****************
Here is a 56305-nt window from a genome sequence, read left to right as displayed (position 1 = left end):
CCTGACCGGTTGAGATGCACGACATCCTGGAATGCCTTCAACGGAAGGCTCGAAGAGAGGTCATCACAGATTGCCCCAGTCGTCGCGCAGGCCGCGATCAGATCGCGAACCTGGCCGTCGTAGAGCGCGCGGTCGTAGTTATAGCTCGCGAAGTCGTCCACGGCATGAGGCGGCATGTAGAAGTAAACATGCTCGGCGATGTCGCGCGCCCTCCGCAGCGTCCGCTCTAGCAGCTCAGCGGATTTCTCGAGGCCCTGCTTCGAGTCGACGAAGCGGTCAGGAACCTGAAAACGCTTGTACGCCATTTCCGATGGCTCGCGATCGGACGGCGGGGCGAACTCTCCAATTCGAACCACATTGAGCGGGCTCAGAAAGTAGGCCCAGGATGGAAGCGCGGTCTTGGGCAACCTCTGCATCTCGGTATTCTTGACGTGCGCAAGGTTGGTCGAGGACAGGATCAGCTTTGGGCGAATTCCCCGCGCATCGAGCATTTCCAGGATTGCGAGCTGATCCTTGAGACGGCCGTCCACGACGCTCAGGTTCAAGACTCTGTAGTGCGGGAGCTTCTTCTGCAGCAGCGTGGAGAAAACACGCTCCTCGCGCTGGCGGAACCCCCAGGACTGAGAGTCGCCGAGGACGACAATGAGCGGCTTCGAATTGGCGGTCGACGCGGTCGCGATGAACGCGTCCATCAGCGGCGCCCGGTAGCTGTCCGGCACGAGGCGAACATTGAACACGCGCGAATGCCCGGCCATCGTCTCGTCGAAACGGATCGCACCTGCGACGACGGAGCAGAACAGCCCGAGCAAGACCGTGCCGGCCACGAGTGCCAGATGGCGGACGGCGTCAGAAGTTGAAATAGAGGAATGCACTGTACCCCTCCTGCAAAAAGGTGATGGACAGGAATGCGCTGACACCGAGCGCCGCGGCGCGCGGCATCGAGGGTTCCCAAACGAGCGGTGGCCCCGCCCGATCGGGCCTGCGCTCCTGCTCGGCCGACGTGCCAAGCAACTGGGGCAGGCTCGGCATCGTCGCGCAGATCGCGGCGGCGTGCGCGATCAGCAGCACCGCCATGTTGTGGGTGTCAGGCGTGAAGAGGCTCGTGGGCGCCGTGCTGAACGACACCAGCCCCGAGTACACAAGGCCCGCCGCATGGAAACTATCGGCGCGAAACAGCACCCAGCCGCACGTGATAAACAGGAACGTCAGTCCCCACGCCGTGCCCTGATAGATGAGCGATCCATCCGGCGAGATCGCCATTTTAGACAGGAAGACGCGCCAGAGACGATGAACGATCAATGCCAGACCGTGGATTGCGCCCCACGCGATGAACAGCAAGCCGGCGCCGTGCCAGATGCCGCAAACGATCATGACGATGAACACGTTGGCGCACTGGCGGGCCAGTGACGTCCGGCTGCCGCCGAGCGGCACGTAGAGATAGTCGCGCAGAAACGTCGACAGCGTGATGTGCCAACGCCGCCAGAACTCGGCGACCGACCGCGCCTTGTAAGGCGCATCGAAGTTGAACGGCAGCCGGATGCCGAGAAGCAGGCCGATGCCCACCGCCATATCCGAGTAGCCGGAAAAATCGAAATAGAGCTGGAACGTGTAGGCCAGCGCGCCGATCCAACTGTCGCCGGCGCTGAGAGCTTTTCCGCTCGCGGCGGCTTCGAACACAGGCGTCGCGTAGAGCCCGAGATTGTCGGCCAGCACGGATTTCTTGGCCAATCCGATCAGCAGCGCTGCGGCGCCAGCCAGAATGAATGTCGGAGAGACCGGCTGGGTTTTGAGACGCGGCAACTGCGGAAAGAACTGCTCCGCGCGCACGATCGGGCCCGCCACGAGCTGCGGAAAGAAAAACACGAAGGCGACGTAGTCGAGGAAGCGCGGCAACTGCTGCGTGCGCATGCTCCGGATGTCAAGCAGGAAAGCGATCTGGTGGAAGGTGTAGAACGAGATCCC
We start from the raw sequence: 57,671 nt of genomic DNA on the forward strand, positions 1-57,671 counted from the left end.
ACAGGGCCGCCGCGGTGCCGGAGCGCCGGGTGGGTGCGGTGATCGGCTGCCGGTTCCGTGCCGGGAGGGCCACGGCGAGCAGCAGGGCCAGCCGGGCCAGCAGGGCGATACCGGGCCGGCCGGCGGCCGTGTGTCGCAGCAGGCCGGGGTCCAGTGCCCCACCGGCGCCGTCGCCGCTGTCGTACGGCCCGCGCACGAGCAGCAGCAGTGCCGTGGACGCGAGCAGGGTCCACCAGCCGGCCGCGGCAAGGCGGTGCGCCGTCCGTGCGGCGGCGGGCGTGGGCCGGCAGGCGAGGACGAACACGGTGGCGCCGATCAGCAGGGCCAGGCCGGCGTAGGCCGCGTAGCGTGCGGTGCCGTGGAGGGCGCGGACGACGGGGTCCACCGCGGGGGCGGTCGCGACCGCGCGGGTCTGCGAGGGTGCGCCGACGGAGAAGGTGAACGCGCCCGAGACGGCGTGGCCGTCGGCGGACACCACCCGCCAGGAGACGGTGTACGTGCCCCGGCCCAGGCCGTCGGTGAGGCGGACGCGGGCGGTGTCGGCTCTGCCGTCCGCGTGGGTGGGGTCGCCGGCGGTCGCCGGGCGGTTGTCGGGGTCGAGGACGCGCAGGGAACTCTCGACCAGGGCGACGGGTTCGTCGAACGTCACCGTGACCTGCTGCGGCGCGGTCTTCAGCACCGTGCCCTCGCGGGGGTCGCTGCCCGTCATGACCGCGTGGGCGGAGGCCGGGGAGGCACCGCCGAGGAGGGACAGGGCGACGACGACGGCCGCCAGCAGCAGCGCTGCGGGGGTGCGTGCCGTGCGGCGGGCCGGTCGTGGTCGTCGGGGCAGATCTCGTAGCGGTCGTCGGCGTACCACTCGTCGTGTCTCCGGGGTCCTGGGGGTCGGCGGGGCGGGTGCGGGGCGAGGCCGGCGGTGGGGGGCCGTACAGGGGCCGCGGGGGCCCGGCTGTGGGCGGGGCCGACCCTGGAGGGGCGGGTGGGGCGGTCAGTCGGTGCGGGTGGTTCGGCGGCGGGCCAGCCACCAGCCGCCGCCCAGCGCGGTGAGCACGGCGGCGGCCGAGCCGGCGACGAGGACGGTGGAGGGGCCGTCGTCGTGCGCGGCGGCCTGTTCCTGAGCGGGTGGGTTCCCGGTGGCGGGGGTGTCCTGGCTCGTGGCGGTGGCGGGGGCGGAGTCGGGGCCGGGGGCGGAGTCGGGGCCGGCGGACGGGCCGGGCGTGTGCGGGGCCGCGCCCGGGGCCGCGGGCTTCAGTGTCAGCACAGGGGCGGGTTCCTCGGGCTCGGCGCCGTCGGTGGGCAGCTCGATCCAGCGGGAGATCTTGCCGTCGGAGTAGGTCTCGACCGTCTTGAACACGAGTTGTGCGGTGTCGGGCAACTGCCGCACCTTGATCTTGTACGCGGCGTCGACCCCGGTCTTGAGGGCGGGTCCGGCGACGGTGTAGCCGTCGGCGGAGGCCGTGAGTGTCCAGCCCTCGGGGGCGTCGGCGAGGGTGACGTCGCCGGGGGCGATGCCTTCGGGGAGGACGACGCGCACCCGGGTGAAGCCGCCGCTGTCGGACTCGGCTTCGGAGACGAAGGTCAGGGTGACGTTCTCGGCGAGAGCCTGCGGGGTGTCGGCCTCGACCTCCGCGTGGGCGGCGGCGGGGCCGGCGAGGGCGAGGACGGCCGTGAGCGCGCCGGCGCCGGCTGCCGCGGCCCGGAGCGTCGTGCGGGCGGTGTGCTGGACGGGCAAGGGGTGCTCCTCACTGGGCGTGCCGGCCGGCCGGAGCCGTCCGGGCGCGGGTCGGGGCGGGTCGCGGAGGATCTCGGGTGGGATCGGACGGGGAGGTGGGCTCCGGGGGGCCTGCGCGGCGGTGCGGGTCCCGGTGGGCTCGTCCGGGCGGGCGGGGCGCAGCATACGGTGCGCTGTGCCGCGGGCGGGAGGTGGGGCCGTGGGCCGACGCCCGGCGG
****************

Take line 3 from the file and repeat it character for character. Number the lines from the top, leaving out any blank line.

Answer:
We start from the raw sequence: 57,671 nt of genomic DNA on the forward strand, positions 1-57,671 counted from the left end.